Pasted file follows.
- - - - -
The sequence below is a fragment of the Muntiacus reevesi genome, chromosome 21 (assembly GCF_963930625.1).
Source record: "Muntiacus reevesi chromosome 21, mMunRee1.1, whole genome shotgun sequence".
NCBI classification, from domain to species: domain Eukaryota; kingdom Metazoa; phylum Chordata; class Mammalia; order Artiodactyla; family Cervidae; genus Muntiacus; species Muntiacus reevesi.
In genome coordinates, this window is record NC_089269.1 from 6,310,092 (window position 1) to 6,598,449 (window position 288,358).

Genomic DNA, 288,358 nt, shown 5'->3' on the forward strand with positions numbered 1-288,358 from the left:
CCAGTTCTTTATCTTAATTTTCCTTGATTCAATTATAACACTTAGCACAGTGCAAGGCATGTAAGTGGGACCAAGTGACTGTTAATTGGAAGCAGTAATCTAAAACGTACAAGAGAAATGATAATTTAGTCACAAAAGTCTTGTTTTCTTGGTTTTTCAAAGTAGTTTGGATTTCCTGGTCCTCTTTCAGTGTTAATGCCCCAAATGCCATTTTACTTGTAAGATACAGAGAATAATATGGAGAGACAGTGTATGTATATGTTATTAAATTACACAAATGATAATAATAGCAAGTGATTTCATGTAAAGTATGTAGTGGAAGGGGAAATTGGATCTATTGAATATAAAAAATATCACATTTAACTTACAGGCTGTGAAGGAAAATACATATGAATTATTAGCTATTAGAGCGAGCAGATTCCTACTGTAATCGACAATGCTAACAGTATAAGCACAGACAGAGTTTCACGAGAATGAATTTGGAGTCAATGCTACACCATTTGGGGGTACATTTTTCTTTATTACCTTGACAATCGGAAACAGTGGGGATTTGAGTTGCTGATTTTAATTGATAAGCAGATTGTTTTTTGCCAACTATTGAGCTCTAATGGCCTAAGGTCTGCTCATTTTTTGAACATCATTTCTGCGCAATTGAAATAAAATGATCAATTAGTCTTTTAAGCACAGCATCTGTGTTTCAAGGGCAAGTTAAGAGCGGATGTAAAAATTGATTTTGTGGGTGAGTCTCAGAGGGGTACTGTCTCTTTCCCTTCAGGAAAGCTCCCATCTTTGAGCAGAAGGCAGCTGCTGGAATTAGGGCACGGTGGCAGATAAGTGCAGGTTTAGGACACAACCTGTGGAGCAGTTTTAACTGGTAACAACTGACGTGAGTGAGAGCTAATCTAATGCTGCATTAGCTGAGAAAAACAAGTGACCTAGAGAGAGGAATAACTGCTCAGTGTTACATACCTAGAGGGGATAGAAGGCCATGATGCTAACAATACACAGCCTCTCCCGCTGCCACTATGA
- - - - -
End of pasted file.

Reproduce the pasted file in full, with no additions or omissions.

The sequence below is a fragment of the Muntiacus reevesi genome, chromosome 21 (assembly GCF_963930625.1).
Source record: "Muntiacus reevesi chromosome 21, mMunRee1.1, whole genome shotgun sequence".
NCBI classification, from domain to species: domain Eukaryota; kingdom Metazoa; phylum Chordata; class Mammalia; order Artiodactyla; family Cervidae; genus Muntiacus; species Muntiacus reevesi.
In genome coordinates, this window is record NC_089269.1 from 6,310,092 (window position 1) to 6,598,449 (window position 288,358).

Genomic DNA, 288,358 nt, shown 5'->3' on the forward strand with positions numbered 1-288,358 from the left:
CCAGTTCTTTATCTTAATTTTCCTTGATTCAATTATAACACTTAGCACAGTGCAAGGCATGTAAGTGGGACCAAGTGACTGTTAATTGGAAGCAGTAATCTAAAACGTACAAGAGAAATGATAATTTAGTCACAAAAGTCTTGTTTTCTTGGTTTTTCAAAGTAGTTTGGATTTCCTGGTCCTCTTTCAGTGTTAATGCCCCAAATGCCATTTTACTTGTAAGATACAGAGAATAATATGGAGAGACAGTGTATGTATATGTTATTAAATTACACAAATGATAATAATAGCAAGTGATTTCATGTAAAGTATGTAGTGGAAGGGGAAATTGGATCTATTGAATATAAAAAATATCACATTTAACTTACAGGCTGTGAAGGAAAATACATATGAATTATTAGCTATTAGAGCGAGCAGATTCCTACTGTAATCGACAATGCTAACAGTATAAGCACAGACAGAGTTTCACGAGAATGAATTTGGAGTCAATGCTACACCATTTGGGGGTACATTTTTCTTTATTACCTTGACAATCGGAAACAGTGGGGATTTGAGTTGCTGATTTTAATTGATAAGCAGATTGTTTTTTGCCAACTATTGAGCTCTAATGGCCTAAGGTCTGCTCATTTTTTGAACATCATTTCTGCGCAATTGAAATAAAATGATCAATTAGTCTTTTAAGCACAGCATCTGTGTTTCAAGGGCAAGTTAAGAGCGGATGTAAAAATTGATTTTGTGGGTGAGTCTCAGAGGGGTACTGTCTCTTTCCCTTCAGGAAAGCTCCCATCTTTGAGCAGAAGGCAGCTGCTGGAATTAGGGCACGGTGGCAGATAAGTGCAGGTTTAGGACACAACCTGTGGAGCAGTTTTAACTGGTAACAACTGACGTGAGTGAGAGCTAATCTAATGCTGCATTAGCTGAGAAAAACAAGTGACCTAGAGAGAGGAATAACTGCTCAGTGTTACATACCTAGAGGGGATAGAAGGCCATGATGCTAACAATACACAGCCTCTCCCGCTGCCACTATGA